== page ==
Our responsibility is to step out in faith, trusting Him, yielding to His truths taught to us. We do this by putting it to work in our lives, but it is not always easily done. What we are, what we have become since birth, is deeply entrenched in our character, and our nature does not cede control easily. Notice the example of Israel: "And the LORD said to Moses, 'I have seen this people, and indeed it is a stiff-necked people!'" (Exodus 32:9). "Go up to a land flowing with milk and honey; for I will not go up in your midst, lest I consume you on the way, for you are a stiff-necked people" (Exodus 33:3). "But they did not obey nor incline their ear, but made their neck stiff, that they might not hear nor receive instruction" (Jeremiah 17:23).
This theme runs throughout the Bible. When Hebrews 4:1-2 says that the Israelites failed in the wilderness because "the word which they heard . . . [was not] mixed with faith," Paul is referring to this principle. They simply would not yield their mind to admit that He was right. They seized upon their own opinions, observing them rather than what God commanded. Each individual Israelite may not have actually gone through the process of rejecting each command, but simply keeping their habitual attitudes and conduct produced the same end. Their actions and attitudes, then, like the basketball players who never "buy" the coach's system, spoke for them, revealing what they, in their heart of hearts, really believed.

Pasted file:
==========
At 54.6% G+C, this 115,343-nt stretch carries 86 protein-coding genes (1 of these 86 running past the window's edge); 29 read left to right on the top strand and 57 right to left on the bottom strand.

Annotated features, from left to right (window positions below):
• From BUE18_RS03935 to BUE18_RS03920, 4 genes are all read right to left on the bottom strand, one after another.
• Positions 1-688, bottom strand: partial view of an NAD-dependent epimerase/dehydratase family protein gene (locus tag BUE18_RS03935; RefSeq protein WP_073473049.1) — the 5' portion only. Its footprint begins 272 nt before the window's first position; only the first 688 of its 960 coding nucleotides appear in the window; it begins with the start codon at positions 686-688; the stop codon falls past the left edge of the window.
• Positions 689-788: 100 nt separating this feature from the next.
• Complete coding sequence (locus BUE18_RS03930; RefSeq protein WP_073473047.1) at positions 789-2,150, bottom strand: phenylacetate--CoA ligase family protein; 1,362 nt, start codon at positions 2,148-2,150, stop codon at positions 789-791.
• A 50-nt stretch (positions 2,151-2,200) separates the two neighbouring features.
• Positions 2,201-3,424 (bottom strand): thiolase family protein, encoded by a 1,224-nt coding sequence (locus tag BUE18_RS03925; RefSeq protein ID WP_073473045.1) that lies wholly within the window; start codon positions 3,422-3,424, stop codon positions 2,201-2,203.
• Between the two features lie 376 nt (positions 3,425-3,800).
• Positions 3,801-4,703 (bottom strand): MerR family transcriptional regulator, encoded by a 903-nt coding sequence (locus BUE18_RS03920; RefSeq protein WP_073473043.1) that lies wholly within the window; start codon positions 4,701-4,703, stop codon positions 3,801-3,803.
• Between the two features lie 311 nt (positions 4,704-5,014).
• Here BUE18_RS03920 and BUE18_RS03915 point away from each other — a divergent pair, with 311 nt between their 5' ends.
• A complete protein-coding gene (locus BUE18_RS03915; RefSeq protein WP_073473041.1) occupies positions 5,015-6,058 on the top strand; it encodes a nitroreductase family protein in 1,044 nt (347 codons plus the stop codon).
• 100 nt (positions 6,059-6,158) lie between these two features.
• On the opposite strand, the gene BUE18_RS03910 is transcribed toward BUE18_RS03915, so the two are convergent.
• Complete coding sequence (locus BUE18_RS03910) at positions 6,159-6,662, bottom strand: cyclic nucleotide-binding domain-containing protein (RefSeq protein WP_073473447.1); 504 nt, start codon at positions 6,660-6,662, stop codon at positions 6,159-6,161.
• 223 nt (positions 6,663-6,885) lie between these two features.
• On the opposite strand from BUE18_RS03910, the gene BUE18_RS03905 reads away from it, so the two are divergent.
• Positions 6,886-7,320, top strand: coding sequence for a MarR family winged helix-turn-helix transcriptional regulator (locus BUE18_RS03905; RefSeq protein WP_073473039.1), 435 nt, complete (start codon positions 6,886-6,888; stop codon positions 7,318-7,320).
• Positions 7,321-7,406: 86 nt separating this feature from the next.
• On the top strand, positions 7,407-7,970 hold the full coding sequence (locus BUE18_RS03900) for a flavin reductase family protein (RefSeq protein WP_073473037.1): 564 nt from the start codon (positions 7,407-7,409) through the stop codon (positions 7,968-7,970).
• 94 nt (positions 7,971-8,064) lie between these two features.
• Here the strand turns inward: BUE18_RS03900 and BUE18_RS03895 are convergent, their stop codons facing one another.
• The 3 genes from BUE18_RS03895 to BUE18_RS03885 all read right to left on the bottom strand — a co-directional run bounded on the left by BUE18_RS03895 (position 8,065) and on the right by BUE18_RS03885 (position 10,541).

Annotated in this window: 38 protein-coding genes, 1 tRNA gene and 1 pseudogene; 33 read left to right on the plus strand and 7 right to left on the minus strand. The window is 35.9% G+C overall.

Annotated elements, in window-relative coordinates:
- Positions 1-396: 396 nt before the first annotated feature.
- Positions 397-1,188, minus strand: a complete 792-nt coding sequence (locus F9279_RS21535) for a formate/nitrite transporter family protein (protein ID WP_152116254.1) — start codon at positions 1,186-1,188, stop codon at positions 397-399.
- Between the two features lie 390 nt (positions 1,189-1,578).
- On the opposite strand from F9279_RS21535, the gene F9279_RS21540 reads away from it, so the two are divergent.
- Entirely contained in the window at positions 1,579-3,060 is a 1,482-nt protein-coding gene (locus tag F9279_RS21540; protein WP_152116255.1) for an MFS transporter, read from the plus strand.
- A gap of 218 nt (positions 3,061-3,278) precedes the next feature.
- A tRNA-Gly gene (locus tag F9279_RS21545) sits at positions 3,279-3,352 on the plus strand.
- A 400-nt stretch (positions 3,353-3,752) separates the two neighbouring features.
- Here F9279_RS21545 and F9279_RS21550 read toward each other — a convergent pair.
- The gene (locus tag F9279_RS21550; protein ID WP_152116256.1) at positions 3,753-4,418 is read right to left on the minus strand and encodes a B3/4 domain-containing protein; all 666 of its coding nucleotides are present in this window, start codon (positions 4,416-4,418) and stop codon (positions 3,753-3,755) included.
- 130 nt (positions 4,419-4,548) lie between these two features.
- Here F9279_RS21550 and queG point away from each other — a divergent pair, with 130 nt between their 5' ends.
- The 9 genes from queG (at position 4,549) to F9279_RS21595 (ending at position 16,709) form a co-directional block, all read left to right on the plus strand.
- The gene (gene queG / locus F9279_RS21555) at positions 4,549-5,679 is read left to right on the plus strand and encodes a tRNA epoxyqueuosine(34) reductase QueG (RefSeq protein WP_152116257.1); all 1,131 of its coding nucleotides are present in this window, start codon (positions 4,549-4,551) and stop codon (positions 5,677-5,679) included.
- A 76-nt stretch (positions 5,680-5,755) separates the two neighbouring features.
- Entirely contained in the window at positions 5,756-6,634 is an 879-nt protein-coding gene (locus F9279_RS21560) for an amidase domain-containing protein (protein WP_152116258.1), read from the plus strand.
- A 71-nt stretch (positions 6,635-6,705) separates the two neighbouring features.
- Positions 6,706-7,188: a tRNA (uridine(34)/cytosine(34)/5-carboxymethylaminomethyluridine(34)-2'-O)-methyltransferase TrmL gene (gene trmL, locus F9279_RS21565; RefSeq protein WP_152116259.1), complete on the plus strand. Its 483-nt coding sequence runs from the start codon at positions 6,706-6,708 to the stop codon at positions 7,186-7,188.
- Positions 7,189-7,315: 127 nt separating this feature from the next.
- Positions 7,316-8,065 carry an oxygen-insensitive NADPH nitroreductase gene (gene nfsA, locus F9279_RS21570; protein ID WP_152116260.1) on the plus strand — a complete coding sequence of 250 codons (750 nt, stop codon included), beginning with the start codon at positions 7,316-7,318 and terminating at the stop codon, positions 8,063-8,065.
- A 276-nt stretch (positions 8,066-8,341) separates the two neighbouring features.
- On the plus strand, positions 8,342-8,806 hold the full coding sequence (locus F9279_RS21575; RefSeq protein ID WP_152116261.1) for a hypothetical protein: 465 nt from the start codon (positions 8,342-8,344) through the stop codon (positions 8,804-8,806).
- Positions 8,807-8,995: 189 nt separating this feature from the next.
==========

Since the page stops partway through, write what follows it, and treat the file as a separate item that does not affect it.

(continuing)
In Luke 5:39, Jesus uses an illustration to help us understand this rejection syndrome. He teaches that man has a natural resistance to the things of God. A wider and equally true application is that we humans almost immediately resist anything different from what we believe at the time. This is both good and bad. The important thing is whether we honestly consider and appraise behaviors and ideas before rejecting them.
Are our minds honest enough that, when hearing God's Word truthfully expounded, we will consciously and promptly take action to change when wrong? The Israelites appear to have had an automatic negative reaction to God's Word. They definitely did not have a childlike, submissive attitude! The Bible records that their conduct never changed, nor did their attitudes. In the game of life, they kept right on doing things as they always had, so they died in the wilderness. They left Egypt, but Egypt never left them.